Blender 2.8 Image Texture: Node Wrangler Setup

Welcome friends. This is Will Whitfield
with W3 Productions with a Blender quick tip. I wanted to show you how you can
apply your image textures to the principled node without a lot of work.
This is done through the Node Wrangler add on. The node Wrangler is pretty
powerful of on its own and does lots of other things but this is just one more
thing you might not have noticed about it. So I’ma go ahead and enable that. I’m
using blender 2.8 by the way. Also I want for this example the ‘Add Mesh Extra
Objects’ make sure that’s enabled. And you can get materials for your objects
through Substance Painter if you have that application, or different places
online. I tend to use and I use a the free account which lets you
get small and medium textures of many materials. And they’ll give you the
albedo maps height normal roughness and or metallic and the ambient occlusion.
Which we generally don’t need for the principled shader. So you would download
all those and anytime you’re using this setup you need the file names to
end appropriately so for example it will be blah blah blah cloth.albedo.PNG or TIFF or whatever the extension is. cloth.height cloth or cloth normal.PNG, roughness.PNG is just as be whatever it is that the file extension
and you’ll see that in a moment. So I want to add a new object, mesh,
extras, teapot. Going to give it a resolution of 10 and make it smooth. Also
unwrap it. Let’s head over to the shading tab. Add a new material. You can either
use this ‘add principle setup’ button in the properties or click on the principal
shader and hit ‘control shift T’ and then you’ll search for the material files you
want to use. For me I want to use all these fine gold materials. So whatever it
is the end has to be albedo metallic normal or roughness for this particular
material. And there we have it it applied that material and added in nodes where
they need it to go and grouped them for organization sake. So just to kind of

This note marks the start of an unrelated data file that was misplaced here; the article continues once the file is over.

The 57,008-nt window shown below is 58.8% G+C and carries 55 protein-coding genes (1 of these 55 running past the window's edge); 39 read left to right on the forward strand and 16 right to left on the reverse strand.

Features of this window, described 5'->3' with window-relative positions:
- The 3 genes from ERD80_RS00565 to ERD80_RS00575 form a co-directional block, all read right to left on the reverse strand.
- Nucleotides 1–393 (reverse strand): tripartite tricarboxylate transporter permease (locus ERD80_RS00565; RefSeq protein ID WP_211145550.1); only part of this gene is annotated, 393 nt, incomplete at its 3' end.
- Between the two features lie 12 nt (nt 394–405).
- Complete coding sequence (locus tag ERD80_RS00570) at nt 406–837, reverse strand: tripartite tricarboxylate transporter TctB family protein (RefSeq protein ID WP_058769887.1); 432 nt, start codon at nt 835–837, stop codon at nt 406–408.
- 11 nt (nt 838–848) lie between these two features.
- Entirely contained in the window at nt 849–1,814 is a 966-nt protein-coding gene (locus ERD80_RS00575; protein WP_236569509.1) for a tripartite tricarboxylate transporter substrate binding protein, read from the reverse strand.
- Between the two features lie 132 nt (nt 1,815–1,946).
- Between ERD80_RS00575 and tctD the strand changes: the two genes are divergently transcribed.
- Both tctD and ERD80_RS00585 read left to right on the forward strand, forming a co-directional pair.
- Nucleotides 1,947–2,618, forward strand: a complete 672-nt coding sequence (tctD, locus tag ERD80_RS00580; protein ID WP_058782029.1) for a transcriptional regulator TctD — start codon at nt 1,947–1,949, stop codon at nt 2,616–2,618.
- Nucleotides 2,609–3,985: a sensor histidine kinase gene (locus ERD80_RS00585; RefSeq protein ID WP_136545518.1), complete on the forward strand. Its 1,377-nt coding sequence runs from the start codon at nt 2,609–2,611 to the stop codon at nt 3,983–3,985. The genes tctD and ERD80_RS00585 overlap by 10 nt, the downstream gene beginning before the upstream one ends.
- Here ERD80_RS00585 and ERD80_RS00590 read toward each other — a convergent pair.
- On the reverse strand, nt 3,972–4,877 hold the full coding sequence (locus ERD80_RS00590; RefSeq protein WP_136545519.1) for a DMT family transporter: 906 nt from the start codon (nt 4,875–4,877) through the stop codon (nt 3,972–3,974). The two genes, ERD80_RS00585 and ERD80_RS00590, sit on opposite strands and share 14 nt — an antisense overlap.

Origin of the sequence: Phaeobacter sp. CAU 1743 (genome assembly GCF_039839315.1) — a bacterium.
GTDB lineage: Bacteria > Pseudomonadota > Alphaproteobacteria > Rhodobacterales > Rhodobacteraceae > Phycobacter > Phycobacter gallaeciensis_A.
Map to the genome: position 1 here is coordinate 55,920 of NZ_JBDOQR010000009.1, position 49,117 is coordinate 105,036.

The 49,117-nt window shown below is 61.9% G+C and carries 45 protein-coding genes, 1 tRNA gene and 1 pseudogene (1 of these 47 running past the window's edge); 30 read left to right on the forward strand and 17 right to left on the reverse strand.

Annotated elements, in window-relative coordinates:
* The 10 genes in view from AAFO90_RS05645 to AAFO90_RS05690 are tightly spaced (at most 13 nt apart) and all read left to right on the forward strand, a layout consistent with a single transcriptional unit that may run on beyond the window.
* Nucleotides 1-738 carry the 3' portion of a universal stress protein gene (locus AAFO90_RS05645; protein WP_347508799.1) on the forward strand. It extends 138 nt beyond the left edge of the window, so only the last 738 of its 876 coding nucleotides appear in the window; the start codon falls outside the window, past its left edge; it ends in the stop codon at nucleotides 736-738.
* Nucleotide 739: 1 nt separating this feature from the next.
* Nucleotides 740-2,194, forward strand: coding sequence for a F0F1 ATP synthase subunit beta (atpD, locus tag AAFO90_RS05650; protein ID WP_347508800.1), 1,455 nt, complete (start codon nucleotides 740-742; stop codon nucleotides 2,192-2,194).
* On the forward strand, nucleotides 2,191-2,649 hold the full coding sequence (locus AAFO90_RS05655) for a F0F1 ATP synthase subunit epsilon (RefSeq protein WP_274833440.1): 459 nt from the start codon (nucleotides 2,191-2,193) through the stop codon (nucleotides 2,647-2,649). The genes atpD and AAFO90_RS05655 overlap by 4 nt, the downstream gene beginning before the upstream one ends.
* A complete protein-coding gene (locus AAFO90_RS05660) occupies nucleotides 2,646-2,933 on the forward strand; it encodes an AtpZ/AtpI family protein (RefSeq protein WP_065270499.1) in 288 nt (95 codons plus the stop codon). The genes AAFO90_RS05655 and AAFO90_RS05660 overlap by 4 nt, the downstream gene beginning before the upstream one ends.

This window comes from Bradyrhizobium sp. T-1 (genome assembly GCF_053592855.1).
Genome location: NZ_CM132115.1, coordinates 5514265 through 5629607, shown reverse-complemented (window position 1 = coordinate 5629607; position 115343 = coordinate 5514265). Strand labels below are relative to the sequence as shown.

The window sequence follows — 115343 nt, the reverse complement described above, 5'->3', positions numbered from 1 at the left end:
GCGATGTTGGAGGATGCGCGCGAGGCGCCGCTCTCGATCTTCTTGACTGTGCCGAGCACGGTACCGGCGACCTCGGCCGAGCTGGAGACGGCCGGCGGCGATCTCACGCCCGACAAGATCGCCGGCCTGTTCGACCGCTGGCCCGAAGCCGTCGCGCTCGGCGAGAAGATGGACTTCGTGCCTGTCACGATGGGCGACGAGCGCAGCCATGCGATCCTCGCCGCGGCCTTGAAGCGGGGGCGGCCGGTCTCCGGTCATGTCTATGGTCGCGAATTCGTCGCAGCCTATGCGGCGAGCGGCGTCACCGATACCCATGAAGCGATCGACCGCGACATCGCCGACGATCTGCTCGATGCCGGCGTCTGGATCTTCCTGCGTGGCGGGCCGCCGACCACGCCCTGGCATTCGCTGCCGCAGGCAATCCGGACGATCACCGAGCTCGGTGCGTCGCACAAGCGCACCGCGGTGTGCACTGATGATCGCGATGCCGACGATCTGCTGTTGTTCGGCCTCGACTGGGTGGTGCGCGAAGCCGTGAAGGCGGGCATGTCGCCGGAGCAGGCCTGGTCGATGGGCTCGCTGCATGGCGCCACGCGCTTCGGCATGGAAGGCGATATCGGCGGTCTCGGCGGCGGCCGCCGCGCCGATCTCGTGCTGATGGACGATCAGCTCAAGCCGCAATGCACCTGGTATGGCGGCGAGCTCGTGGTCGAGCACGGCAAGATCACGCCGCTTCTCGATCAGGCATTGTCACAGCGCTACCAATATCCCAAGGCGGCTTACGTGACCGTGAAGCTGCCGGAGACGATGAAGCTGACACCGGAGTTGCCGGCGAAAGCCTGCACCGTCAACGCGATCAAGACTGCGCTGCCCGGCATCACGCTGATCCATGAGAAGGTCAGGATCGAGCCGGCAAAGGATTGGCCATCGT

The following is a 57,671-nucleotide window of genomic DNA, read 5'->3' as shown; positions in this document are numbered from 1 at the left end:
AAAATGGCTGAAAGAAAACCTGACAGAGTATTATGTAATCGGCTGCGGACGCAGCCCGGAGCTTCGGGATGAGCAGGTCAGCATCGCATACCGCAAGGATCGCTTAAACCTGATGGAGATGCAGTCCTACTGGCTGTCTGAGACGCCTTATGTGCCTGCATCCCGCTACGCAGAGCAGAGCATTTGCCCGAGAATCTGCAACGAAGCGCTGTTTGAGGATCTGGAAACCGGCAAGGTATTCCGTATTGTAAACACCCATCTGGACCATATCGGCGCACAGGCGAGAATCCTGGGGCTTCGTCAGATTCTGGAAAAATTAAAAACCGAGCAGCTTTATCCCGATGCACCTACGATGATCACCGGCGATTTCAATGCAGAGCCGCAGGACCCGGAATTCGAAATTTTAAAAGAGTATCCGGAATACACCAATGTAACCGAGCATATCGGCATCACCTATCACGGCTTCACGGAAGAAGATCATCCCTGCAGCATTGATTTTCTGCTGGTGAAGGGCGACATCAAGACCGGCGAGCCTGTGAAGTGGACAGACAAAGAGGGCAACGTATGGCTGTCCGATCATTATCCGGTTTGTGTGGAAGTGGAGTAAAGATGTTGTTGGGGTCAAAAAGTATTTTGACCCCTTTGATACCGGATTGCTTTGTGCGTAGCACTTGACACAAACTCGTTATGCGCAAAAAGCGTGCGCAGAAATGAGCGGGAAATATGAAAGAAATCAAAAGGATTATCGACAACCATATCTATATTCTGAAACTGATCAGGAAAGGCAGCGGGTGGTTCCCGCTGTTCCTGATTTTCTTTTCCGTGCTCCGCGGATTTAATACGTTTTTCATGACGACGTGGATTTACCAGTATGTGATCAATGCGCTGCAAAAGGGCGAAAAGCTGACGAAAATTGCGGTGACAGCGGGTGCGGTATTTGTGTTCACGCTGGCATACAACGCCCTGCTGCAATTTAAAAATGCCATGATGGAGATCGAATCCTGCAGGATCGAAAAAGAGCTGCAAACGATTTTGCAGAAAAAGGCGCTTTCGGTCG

blow up that setup so you can see a little bit better. Added the mapping
nodes and fed that to each of the texture files that I imported. So the
height map goes to the…. I mean a normal map goes on a normal map node to the normal
and principal shader roughness to roughness italic to metallic and albedo
or diffuse to the base color if we had a height map it will create a displacement
node that will go to the displacement output material output. So hopefully you
found this helpful and will quicken your workflow. Happy rendering and have a blessed day.

5 Replies to “Blender 2.8 Image Texture: Node Wrangler Setup

  1. I'm completely new to all this and so far no one has replied. If I had just a simple image with clothing design. What would I have to change to get it to appear different? Like plastic, metal, wood. Is there a certain node that does that or is it the other maps (albedo, diffuse, etc) that determine that. Because to me a shader changes how something looks, but for this it looks like it's how you make materials.

  2. I'm trying to get a character of mine to have 3 different kinds of gloss on her cloths as its made of 3 materials. One part is metallic and another is glossy like a shiny piece of leather latex and another is also glossy but not as much as the other and is more rougher. What can I do? I try to get it to work but some of the textures keep effecting the others. I also need to make the least glossy one to have hexagon bump maps as well.

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